|Welcome to Democracy & Society, a publication of the Center for Democracy and Civil Society. This publication is intended to be a venue for the exchange of ideas about crucial issues relating to democracy and civil society, and an outlet for contributions from faculty and students both at Georgetown and from other institutions.
Democracy and Society Back Issues:
Inaugural Issue, Spring 2004
Call for Submissions - “Democracy & Society” Volume 5, Issue 1
We are seeking well-written, interesting submissions of 800-2000 words on the themes below, including summaries and/or excerpts of recently completed research, new publications, and work in progress. Submissions for the issue are due Friday, September 14, 2007.
Globalization, Democracy, and Development
Over the past three decades, democracy and economic integration have spread at a rate unparalleled in history. Many argue that this is not a coincidence because economic and political liberalization are mutually reinforcing. Other scholars, however, maintain that the link between the two is far less clear. For example, China’s economic integration into the world economy does not seem to have catalyzed its political liberalization. In Latin America, citizens in many countries have democratically elected leaders who advocate reducing economic ties with developed countries. Moreover, since capital is far more mobile than labor, some assert that economic globalization undercuts the abilities of democratically elected governments to respond to citizen demands if they want to attract investment. Others further contend that the rules of globalization international organizations enforce, such as IMF conditions and WTO regulations, reduce the scope of policy options that democratic governments can enact if they want to be open to trade and investment, and eligible to receive foreign aid. The constraints of globalization can appear to be most binding for developing democracies that are attempting to implement economic and political reform simultaneously.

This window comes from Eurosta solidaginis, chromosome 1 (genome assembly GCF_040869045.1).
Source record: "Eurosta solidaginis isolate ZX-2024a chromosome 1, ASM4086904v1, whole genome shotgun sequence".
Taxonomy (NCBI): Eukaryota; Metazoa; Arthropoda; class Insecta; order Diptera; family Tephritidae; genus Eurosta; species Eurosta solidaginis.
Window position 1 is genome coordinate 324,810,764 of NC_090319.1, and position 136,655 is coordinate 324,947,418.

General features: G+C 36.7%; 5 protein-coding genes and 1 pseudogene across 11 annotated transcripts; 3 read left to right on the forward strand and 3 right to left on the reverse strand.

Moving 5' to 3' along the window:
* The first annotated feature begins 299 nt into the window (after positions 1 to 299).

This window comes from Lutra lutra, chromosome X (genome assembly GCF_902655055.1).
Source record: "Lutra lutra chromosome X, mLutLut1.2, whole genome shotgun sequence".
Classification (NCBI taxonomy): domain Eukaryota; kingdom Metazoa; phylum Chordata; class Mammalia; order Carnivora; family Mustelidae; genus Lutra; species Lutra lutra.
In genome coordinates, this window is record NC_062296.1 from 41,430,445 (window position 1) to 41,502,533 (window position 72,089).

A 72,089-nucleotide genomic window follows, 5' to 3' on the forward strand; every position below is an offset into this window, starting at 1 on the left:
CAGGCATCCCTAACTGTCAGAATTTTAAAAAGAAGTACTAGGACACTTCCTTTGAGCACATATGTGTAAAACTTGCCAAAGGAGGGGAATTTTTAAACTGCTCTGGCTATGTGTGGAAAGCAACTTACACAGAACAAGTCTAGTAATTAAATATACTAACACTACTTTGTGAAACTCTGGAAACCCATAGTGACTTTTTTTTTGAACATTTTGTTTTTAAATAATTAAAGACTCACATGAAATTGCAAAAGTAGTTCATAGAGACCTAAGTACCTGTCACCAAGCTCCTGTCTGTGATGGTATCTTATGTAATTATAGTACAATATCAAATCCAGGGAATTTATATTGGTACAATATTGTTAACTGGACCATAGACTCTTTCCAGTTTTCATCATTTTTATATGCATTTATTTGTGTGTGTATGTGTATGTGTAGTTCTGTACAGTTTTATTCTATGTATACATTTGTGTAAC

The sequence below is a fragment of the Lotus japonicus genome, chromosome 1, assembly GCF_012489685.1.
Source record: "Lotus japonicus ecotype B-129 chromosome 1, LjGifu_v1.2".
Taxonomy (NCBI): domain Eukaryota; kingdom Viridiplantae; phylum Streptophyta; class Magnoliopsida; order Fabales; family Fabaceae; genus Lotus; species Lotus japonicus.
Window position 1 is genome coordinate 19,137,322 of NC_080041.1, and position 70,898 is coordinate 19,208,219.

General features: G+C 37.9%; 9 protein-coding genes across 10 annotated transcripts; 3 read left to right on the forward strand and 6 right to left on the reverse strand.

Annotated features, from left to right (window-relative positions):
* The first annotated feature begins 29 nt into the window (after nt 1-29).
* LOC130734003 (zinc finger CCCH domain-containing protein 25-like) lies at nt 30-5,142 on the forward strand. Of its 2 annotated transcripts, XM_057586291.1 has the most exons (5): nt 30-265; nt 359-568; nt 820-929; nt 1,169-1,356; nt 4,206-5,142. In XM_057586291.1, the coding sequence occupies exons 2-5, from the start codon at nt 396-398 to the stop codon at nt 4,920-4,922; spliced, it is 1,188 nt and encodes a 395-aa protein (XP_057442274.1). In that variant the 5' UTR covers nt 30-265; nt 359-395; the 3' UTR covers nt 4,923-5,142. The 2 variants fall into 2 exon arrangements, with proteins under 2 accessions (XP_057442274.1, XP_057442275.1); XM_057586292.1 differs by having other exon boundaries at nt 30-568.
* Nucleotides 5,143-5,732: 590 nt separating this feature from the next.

Economic globalization is also meeting resistance at the global level. The process of tighter economic integration among nations has catalyzed an opposing social globalization, such as international non-governmental organizations (INGOs) and transnational civil society, to counteract the influence of highly mobile capital and international economic organizations (e.g., the IMF, the World Bank, the WTO) on countries’ choice of domestic policies.
This issue of Democracy and Society will explore the effect of economic globalization on democracy and vice-versa from a broad range of perspectives. We are interested in examining these subjects from the point of view of developed and developing countries. We welcome submissions that explore how international governmental organizations, multi-national firms, and transnational civil society, are affecting policy making space for democratic governments and the pace of economic globalization. Further, we are interested in writings that examine how economic globalization affects democratic citizenship from a theoretical perspective. Finally, we encourage work that explores how US foreign economic policies affect democracy in other countries.
Please email submissions (MS Word preferred) to email@example.com. Endnotes preferred. Please include your name, department or organization, title, and contact information.
For additional information, please contact Julie Lantrip at firstname.lastname@example.org.